The last two readathons, I have used comments and pages read and time not reading to tally up a donation to The Jimmy Fund in memory of my grandmother, an avid Red Sox fan. I’m doing two things differently this time around.

One, the amounts of the last two were so close, and the amount of time I spent encouraging engagement and tallying numbers so great, that instead of doing all of that I’m going to donate a flat amount of $125, the rounded-up total from each of the last two.

And two, this April’s donation will be given in memory of a patient from one of the practices where I have worked, who passed earlier this year. For privacy reasons I can’t disclose more than that, but the organization was one for which she volunteered for many years.

I have an overly-ambitious stack of physical books and an even more ridiculous number of ebook pages lined up for tomorrow’s festivities. Before I sleep I’ll pick out three top contenders for first read, which I like to be something I can breeze through to get that sense of accomplishment early on. Other than that, I just need to set the coffeemaker and get a few food items cut/portioned so they’re easy to grab ‘n’ go. Looking forward to connecting with the usual suspects, and meeting some new bookish friends. Happy readathon, everyone!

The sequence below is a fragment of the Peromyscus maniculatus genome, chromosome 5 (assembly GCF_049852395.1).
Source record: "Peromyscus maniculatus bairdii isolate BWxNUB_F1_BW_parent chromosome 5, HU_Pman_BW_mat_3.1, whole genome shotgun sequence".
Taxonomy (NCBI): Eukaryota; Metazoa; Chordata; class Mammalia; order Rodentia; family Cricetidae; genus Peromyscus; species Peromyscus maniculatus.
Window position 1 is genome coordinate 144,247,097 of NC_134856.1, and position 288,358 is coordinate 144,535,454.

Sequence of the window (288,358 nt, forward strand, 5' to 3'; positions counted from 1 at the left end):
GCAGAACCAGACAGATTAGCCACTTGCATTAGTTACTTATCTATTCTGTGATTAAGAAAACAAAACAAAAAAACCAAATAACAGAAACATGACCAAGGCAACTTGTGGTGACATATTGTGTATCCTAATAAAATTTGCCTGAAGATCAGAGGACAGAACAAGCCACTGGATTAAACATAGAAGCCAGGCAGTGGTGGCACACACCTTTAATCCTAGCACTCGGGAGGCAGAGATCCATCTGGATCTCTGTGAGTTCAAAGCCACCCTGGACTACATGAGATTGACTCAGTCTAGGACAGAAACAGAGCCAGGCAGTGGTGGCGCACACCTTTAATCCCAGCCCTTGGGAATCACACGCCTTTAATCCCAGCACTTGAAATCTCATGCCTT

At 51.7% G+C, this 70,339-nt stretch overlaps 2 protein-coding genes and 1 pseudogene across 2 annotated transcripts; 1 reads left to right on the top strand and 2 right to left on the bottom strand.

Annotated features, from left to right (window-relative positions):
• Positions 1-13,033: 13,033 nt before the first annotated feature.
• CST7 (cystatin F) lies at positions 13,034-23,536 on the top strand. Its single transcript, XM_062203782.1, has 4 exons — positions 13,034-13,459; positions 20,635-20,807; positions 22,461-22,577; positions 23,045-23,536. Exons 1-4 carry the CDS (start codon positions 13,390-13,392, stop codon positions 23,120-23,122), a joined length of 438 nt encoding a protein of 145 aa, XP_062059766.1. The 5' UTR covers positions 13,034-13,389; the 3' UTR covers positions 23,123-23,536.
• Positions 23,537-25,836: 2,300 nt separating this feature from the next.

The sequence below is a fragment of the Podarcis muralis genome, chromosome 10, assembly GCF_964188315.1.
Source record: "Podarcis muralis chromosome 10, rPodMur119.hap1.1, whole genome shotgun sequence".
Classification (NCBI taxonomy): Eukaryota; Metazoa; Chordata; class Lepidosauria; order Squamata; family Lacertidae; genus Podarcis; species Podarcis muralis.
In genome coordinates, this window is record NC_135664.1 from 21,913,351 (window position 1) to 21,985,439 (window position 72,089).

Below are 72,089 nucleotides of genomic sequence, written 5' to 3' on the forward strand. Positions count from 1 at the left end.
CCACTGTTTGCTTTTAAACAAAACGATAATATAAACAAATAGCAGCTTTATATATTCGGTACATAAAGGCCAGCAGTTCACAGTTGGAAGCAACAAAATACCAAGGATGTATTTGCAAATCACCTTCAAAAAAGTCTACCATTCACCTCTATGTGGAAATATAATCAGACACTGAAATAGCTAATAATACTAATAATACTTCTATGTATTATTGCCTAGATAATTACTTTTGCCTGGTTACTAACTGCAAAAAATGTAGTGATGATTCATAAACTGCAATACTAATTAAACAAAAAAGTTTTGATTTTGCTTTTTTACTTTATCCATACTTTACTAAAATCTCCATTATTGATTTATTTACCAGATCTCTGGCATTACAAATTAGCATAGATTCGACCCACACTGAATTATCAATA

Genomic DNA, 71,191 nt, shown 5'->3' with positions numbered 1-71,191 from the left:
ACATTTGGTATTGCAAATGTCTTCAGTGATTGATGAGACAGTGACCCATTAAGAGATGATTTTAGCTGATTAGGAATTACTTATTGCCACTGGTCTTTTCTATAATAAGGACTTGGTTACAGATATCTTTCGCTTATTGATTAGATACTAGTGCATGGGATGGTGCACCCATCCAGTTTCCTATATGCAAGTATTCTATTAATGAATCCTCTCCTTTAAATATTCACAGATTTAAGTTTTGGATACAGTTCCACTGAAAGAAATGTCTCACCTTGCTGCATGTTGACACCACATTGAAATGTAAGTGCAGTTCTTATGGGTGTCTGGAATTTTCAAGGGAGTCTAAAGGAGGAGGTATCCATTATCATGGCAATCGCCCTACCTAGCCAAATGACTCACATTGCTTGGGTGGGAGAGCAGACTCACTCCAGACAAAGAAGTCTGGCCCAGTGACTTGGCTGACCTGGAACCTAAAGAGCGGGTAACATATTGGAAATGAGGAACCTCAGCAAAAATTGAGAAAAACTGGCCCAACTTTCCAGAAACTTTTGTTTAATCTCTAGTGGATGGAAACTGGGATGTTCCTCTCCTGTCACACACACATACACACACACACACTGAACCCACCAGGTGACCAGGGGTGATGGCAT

Saying Farewell.

Written by Kirsten on November 17th, 2014

How do you grieve the loss of the author who penned the book that set you on the path to self-discovery? How do you process the fact that the first person who ever said, “I see you,” through their story, has left this world? How do you come to terms with the knowledge that one of the strongest, loudest, most determined voices in advocacy for your community has been silenced?

You become that voice. You don’t allow it to be quieted. You ensure that “I see you” and “I have come for you” are words that others who are where you have been, continue to hear.

Leslie Feinberg wished to be remembered as “a revolutionary communist,” and so I ask you all to take a moment and honor that request. Remember – or learn about – this incredible individual who fought for so many, for so long. Send up a prayer or send out a positive vibe or send around a hug in your circle of friends, in remembrance of this warrior spirit who is, now and always, speaking through us.